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Wyndham Hotels: A Capital-Light Franchisor Trading At A 10% Normalized Free Cash Flow Yield

Jun. 03, 2020 2:13 AM ETWyndham Hotels & Resorts, Inc. (WH)4 Comments
Matt Franz profile picture
Matt Franz


  • Wyndham's management has cut $100M of permanent costs in response to the global pandemic.
  • One-off costs related to Wyndham's spinoff, La Quinta acquisition, and two hotel management contracts have obscured Wyndham's normalized earnings power.
  • Normalizing earnings and crediting $100M of costs savings suggest Wyndham trades for just 10x normalized free cash flow.
  • Wyndham is a capital-light business with a large addressable market for growth and should be worth 17-21x. This provides a wide margin of safety.
  • A fortress balance sheet means Wyndham can cover 36 months of fixed charges in a zero-revenue environment. This gives Wyndham runway to wait for a recovery.

Winston Churchill famously said, “Never let a good crisis go to waste.” Rather than say it, Wyndham Hotels' (NYSE:WH) management is doing it. While others viewed April’s precipitous drop in RevPAR as a disaster, management viewed it as an opportunity to reset the company’s cost structure. On the May 5th call it explained that it had already slashed 2020’s cash outlays by $255 million and permanently reduced costs by $100 million. The permanent savings are from a reduction in facilities, vendor spend, and 440 positions.

This is a remarkable feat for a company that was lean to begin with. In 2019, Wyndham generated $600 million of adjusted EBITDA on revenues of $2,050 million. But this 30% margin understates Wyndham’s economics. Over half of Wyndham’s revenues are marketing and reservation fees which Wyndham is contractually obligated to spend in support of franchisees. These revenues have no impact on EBITDA or free cash flow. Stripping them out, Wyndham sports a 70% margin.

CFO Michele Allen affirmed that, ceteris paribus, last year’s $600 million of EBITDA would have been $700 million and margins would be 500 basis points higher. Straight from the horse's mouth:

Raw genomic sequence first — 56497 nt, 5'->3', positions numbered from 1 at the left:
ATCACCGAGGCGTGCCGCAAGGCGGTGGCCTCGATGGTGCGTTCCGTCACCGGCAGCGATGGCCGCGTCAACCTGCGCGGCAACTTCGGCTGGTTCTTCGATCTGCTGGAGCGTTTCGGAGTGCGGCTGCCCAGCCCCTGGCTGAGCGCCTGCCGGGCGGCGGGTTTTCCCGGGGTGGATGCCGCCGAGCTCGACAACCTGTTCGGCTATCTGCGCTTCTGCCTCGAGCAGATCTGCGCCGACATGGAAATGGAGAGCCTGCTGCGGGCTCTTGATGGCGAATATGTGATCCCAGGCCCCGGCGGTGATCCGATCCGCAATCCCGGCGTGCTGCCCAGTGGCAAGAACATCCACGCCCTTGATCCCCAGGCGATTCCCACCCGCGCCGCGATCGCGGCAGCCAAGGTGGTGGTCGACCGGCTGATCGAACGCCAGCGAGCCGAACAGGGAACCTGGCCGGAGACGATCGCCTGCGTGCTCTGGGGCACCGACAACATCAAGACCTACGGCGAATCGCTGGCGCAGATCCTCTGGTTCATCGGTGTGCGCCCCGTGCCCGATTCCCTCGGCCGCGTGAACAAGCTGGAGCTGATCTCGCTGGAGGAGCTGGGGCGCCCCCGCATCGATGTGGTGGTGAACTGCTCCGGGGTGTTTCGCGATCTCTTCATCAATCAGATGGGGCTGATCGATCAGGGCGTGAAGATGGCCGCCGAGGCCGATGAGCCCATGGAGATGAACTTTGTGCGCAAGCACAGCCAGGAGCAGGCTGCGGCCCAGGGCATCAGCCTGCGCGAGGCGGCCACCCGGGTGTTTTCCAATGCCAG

Analyst: So just to clarify, I mean, are you saying that with these savings last year's $613 million EBITDA would have been $713 million. I mean, how do I think about that?

Michele Allen: Yes. That's the right way to think about it.

Normalizing 2019’s earnings and adding the costs savings suggest Wyndham can produce $420 million of free cash flow in a normal environment (i.e., not 2020).

Source: Author, Data from 2019 10-K

Today Wyndham’s stock is worth $4,300M ($46 per share x 93M shares), just about ten times normalized pro forma free cash flow. This seems too cheap considering that Wyndham Hotels is a quintessential capital-light compounder

This article was written by

Matt Franz profile picture
Matt Franz is a Principal at Eagle Point Capital LLC. Eagle Point Capital's objective is to avoid the permanent loss of capital while maximizing the increase in long-term, after-tax purchasing power of funds. Put another way, Eagle Point Capital aims to build an indestructible long-term compounding machine.Matt Franz also writes on Eagle Point Capital's website, www.eaglepointcap.com.

Analyst’s Disclosure: I am/we are long HLT. I wrote this article myself, and it expresses my own opinions. I am not receiving compensation for it (other than from Seeking Alpha). I have no business relationship with any company whose stock is mentioned in this article.

Seeking Alpha's Disclosure: Past performance is no guarantee of future results. No recommendation or advice is being given as to whether any investment is suitable for a particular investor. Any views or opinions expressed above may not reflect those of Seeking Alpha as a whole. Seeking Alpha is not a licensed securities dealer, broker or US investment adviser or investment bank. Our analysts are third party authors that include both professional investors and individual investors who may not be licensed or certified by any institute or regulatory body.

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Comments (4)

22 Jun. 2020
Amazing article. Thank you.
Visual Capital profile picture
@Matt Franz Great writeup!

I noticed you're long HLT but not WH. Curious about your thoughts on HLT from a valuation point of view?
Matt Franz profile picture
HLT is more expensive than WH but also possesses higher long-term growth prospects (in my opinion), due to industry-leading RevPAR index premiums and organic growth pipeline, so a higher valuation is warranted. WH is better positioned in the near-term with a focus on drive-to leisure while HLT will take longer to recover because of its business and fly-to exposure. HLT seems like a better long-term opportunity and has a time arbitrage element to it, while WH is more about cost cuts that the market doesn't seem to fully appreciate yet.

My colleague @Dan Shuart wrote about HLT recently if you want more details: www.eaglepointcap.com/...
Fantastic presentation. Well done!
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